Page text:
I agree completely. It was the odious mixture of obscenity and snobbery inherent in the comment made about the bishop of London. As the population ages the nursing and caring professions will become ever more important, so it is entirely about face with reality to deprecate them, and it presupposes that the clerical profession is somehow a higher calling – might not the opposite be true? The nursing/caring professions are so essential and sacrificial that it is what has made recent cases like those of Lucy Letby and Beryl Wall (Wolverhampton) so depressing. More generally, the Sargeant case has caused… Read more »

Nigel Jones
Nigel Jones
Reply to  Froghole
3 months ago

Re the corporate dimension of wrongdoing, I do wonder how much damage has been introduced by the widespread acceptance of lying- on the subject of one’s sexuality- albeit perhaps rightly blaming (parts of) the institution for encouraging it. And I say that as someone who is liberal on the same sex question, but I have witnessed a sort of sniggering superiority about the need to lie which perhaps opens the door to lack of integrity more widely. And then not surprising that you’ve got HTB type Christians looking aghast at excessively camp and dishonest Christians in the same diocese.

Anglican Priest
Anglican Priest
Reply to  Simon Dawson
3 months ago

Good comment.

If you go to the south of France, you can see how Christian tradition has dealt with Mary Magdalene. With highest respect. The chemin des rois leading up to her grotto was walked by Popes and Kings of France. For a time, the third most visited pilgrimage site after Santiago and Rome.

Simon Dawson
Simon Dawson
Reply to  Anglican Priest
3 months ago

Thanks for your comment about how some traditions do treat Saint Mary Magdalen with due respect. But it does illustrate one point, relevant to this discussion, related to the titles and honorifics used for women.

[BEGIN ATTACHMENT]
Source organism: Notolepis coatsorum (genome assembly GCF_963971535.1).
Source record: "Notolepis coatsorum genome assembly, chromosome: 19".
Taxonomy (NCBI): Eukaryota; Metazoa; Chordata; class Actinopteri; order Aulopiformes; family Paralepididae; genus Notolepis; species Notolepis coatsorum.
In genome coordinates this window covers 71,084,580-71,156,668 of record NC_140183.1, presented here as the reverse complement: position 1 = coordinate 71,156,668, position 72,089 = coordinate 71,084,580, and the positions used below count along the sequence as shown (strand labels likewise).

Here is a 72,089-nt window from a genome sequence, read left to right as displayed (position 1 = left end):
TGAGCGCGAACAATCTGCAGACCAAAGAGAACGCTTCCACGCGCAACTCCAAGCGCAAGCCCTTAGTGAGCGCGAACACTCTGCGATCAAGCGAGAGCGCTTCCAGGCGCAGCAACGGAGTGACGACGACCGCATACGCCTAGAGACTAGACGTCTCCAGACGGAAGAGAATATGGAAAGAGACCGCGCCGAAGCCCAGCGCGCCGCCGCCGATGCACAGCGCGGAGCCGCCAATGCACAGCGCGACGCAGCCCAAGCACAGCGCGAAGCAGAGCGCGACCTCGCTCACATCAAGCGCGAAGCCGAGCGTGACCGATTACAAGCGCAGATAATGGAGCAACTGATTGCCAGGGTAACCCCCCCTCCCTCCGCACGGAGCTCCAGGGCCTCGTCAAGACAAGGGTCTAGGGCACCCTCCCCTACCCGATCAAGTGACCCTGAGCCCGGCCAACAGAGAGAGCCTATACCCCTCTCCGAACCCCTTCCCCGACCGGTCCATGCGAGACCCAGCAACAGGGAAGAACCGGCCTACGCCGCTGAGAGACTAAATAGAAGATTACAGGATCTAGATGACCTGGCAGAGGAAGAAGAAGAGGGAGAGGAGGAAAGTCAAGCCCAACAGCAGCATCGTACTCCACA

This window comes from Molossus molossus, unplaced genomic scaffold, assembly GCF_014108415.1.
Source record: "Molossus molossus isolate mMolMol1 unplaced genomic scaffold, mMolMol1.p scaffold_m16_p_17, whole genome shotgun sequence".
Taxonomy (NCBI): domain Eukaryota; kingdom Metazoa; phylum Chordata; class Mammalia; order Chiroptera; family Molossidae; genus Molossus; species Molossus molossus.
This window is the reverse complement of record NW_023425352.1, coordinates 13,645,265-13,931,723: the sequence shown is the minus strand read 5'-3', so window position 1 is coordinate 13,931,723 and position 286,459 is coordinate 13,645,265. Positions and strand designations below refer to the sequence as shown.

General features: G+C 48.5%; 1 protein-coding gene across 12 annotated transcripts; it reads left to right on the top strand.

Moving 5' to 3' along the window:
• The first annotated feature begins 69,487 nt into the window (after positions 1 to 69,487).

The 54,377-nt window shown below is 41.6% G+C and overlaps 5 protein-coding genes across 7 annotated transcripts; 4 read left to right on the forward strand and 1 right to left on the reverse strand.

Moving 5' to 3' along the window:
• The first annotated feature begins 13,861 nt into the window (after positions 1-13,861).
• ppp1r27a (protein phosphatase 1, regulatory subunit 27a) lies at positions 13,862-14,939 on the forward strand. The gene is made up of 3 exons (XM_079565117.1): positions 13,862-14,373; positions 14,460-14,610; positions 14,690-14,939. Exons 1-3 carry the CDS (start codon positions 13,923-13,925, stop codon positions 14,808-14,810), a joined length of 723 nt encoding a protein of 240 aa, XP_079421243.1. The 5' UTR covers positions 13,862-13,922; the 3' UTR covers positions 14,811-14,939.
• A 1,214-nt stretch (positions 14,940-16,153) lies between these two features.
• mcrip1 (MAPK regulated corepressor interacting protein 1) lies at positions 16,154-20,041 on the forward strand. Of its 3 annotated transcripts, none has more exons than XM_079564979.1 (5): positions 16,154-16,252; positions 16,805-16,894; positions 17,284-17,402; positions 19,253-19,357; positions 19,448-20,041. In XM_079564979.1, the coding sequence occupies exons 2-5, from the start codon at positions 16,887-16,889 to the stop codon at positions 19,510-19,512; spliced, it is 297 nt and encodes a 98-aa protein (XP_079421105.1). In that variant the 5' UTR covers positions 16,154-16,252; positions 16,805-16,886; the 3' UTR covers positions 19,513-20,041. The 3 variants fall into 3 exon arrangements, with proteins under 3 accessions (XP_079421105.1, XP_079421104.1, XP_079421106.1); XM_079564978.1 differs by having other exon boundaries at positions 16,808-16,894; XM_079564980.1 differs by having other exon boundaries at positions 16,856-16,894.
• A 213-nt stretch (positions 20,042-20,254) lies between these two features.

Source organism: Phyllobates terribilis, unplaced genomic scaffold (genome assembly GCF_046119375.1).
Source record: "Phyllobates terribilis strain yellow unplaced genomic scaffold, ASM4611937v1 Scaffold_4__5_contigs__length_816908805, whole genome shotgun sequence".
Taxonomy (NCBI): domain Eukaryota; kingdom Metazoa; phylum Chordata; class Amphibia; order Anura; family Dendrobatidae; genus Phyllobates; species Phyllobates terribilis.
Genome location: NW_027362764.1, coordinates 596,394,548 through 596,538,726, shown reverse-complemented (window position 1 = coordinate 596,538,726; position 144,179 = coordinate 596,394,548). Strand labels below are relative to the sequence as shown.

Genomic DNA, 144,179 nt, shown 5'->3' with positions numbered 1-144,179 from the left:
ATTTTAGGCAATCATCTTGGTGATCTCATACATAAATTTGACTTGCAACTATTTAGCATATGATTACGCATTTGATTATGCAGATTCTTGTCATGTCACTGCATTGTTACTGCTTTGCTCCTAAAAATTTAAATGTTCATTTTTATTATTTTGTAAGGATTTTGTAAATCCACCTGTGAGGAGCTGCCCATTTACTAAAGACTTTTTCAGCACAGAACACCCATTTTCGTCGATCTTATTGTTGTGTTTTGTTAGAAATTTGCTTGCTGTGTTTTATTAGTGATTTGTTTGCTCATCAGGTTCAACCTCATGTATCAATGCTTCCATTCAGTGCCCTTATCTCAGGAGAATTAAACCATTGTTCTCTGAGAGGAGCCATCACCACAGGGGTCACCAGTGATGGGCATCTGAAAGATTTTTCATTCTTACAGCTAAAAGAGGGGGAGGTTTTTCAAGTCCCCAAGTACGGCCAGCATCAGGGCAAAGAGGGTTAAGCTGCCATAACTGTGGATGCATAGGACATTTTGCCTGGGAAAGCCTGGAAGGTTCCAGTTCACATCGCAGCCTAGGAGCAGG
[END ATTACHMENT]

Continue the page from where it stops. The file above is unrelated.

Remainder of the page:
As I understand it, Saint Mary Magdalen is a saint of the church, of equal status with the other male leaders such as Saint Peter, or Saint Paul, yet how rarely do we give her the full title due to her, and how often do we miss out the “Saint” when mentioning her, unlike for the men.

Bob
Bob
Reply to  Simon Dawson
3 months ago

‘Saints’ in the NT are all Christians, not a chosen few. “To the church of God in Corinth, to those sanctified in Christ Jesus and called to be his holy people, together with all those everywhere who call on the name of our Lord Jesus Christ—their Lord and ours.” 1 Cor 1 vs 2.

Simon Kershaw
Reply to  Simon Dawson
3 months ago

The modern calendar of the Church of England, the one found in the Common Worship books, does not prefix any name with “Saint”, presumably so as to make no statement on the meaning or use of the word both generally and in the context of specific individuals, especially those who lived since the Reformation.

So not only does it not say “Saint Mary Magdalene”, but neither does it say “Saint Peter” or “Saint Paul”.

The word is, I think, only used for a few collective feasts: All Saints, Saints and Martyrs of England, Saints and Martyrs of the Reformation Era.

Simon Dawson
Simon Dawson
Reply to  Simon Kershaw
3 months ago